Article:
f_create

FUNCTION f_create (fl : OUT file; fname : string; text : boolean) : integer;

f_create creates a file with the name fname.

* When the file is a text file, text is true, otherwise text is false. The file is opened for writing (fmode_write).

f_eof

FUNCTION f_eof (fl : IN OUT file) : boolean;

f_eof returns true when the current state of file fl is the end of file; otherwise, it returns false.

f_open

FUNCTION f_open (fl : OUT file; fname : string; text : boolean; mode : integer) : integer;

f_open opens an existing file or device.

* The name of the file (including the path) is given by fname.

* The file variable fl is initialized to read, write, or read and write the file depending on whether mode is fmode_read, fmode_write, or fmode_read_write, respectively.

* When text is true, the file is opened as a text file, and mode must be fmode_read. When text is false, the file is opened as a data file.

f_rdchar

FUNCTION f_rdchar (fl : IN OUT file; ch : OUT char) : integer;

f_rdchar reads a character from the specified file.

f_rdint

FUNCTION f_rdint (fl : IN OUT file; i : OUT integer) : integer;

f_rdint reads an integer from the file fl.

In a text file, an integer is specified as a string. This function skips leading white space, and converts the string that follows to an integer. In a data file, two bytes are read from the file and put in the variable i.

f_rdln

FUNCTION f_rdln (fl : IN OUT file) : integer;

This function reads past the next new line sequence. This function is important when you read a text file for strings.

The first call to f_rdstr returns the first line (string) of the file. The next call to f_rdstr returns a string of zero length, because the file is sitting at the new line mark, which terminates a string. To advance to the next line, call f_rdln between the calls to f_rdstr. This call is only valid for text files, and returns an error when used on a data file.

f_rdreal

FUNCTION f_rdreal (fl : IN OUT file; rl : OUT real) : integer;

This function reads a real from the file fl.

f_rdstr

FUNCTION f_rdstr (fl : IN OUT file; str : OUT string) : integer;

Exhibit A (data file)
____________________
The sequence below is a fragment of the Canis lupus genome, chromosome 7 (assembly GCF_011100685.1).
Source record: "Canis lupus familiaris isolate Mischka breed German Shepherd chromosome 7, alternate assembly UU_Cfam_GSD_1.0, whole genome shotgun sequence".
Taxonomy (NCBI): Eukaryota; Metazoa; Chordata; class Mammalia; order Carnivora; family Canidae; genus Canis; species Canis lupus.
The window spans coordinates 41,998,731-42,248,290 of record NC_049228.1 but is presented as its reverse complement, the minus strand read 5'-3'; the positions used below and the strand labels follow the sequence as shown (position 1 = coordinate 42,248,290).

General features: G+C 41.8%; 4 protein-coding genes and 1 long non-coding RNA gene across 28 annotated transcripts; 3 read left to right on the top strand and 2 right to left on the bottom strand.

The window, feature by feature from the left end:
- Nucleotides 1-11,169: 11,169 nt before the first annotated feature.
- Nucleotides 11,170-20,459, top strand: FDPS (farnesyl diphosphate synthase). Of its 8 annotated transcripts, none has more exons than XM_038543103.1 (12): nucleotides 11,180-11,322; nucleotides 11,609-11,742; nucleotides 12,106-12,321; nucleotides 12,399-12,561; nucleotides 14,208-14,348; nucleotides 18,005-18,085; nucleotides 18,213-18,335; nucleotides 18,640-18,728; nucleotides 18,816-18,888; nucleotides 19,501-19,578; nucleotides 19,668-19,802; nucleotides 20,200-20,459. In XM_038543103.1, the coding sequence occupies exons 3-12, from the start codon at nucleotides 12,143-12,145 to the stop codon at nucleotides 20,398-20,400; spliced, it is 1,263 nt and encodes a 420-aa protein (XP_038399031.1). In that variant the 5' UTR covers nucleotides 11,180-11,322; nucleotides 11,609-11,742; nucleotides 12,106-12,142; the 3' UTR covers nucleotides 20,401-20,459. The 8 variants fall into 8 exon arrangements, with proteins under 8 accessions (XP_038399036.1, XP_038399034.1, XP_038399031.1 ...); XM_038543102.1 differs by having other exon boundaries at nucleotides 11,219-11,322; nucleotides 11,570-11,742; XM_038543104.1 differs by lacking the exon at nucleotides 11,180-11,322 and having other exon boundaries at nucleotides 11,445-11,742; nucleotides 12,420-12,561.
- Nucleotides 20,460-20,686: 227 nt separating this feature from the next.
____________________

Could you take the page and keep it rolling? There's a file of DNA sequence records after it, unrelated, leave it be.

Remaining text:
This function reads a string from the file fl. The string is terminated by either reaching the maximum length of the file or by hitting a new line character.

See the discussion of f_rdln.

f_seek

FUNCTION f_seek (fl : IN OUT file; recnum : integer) : integer;

f_seek can only be used on data files.

* f_seek positions the file pointer to the recnum record of file fl, based on the record length set for that file in f_setrec. Record numbers start at 0. For example, to seek to the fourth record of a file, write:

iores := f_seek (fl, 3);

This positions the pointer for the file at the 18th byte of the file fl. f_seek and f_setrec allow a programmer to build and read a random access data file.

f_setrec

FUNCTION f_setrec (fl : IN OUT file; len : integer) : integer;

f_setrec sets the record length of a file in bytes. This record length is used only in the function f_seek.

* The parameter fl must be a data file.

f_setrec must be called after f_open or f_create. If f_setrec is not called, the record length is assumed to be one byte. The function sizeof is useful with this function.

For example, if every record of a data file consisted of two fields, one a real and the other an integer, you might write:

iores := f_setrec (fl,

sizeof (0.0) + sizeof (0));

This sets the record size to 6 bytes. Because this number may change in future versions of DCAL and DataCAD, it is a good idea to use sizeof and f_setrec.

f_wrchar

FUNCTION f_wrchar (fl : IN OUT file; ch : char) : integer;

This function writes a single character to the file.

f_wrln

FUNCTION f_wrln (fl : IN OUT file) : integer;

f_wrln writes a new line to the file. This tells the file to start a new line at the current position.

f_wrint

FUNCTION f_wrint (fl : IN OUT file; int : integer) : integer;

This function writes an integer to the file.

integer is converted to a string first when using a text file. Notice that the integer is not padded on either side with spaces, so you may want to write leading or trailing spaces (or both) to the file using f_wrstr or f_wrchar.

f_wrreal

FUNCTION f_wrreal (fl : IN OUT file; rl : real) : integer;

f_wrreal is similar to f_wrint, except that it writes out a real instead of an integer. The real number is converted to a string before writing to the file when fl is a text file.

f_wrstr

FUNCTION f_wrstr (fl : IN OUT file; str : string) : integer;

f_wrstr writes a string to the file fl. The string is not padded with spaces or new line characters.